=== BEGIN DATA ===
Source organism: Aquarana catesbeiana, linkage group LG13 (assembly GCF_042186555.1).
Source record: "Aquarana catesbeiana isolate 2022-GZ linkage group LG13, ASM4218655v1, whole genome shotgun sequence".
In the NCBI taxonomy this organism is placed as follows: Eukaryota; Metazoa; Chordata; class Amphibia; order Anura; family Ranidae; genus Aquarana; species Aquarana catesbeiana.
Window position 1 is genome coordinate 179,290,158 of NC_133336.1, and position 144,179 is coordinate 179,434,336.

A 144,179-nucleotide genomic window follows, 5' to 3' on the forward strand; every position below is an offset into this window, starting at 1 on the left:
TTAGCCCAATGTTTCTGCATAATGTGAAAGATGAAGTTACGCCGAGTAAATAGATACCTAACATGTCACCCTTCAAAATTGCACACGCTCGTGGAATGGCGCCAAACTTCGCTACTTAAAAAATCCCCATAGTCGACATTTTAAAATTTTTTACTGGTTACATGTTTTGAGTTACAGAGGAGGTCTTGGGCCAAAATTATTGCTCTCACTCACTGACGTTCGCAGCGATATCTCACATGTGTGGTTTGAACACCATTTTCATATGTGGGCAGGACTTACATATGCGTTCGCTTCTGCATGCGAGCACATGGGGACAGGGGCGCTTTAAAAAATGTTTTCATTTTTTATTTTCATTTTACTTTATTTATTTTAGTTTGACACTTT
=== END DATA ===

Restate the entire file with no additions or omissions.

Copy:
Source organism: Aquarana catesbeiana, linkage group LG13 (assembly GCF_042186555.1).
Source record: "Aquarana catesbeiana isolate 2022-GZ linkage group LG13, ASM4218655v1, whole genome shotgun sequence".
In the NCBI taxonomy this organism is placed as follows: Eukaryota; Metazoa; Chordata; class Amphibia; order Anura; family Ranidae; genus Aquarana; species Aquarana catesbeiana.
Window position 1 is genome coordinate 179,290,158 of NC_133336.1, and position 144,179 is coordinate 179,434,336.

A 144,179-nucleotide genomic window follows, 5' to 3' on the forward strand; every position below is an offset into this window, starting at 1 on the left:
TTAGCCCAATGTTTCTGCATAATGTGAAAGATGAAGTTACGCCGAGTAAATAGATACCTAACATGTCACCCTTCAAAATTGCACACGCTCGTGGAATGGCGCCAAACTTCGCTACTTAAAAAATCCCCATAGTCGACATTTTAAAATTTTTTACTGGTTACATGTTTTGAGTTACAGAGGAGGTCTTGGGCCAAAATTATTGCTCTCACTCACTGACGTTCGCAGCGATATCTCACATGTGTGGTTTGAACACCATTTTCATATGTGGGCAGGACTTACATATGCGTTCGCTTCTGCATGCGAGCACATGGGGACAGGGGCGCTTTAAAAAATGTTTTCATTTTTTATTTTCATTTTACTTTATTTATTTTAGTTTGACACTTT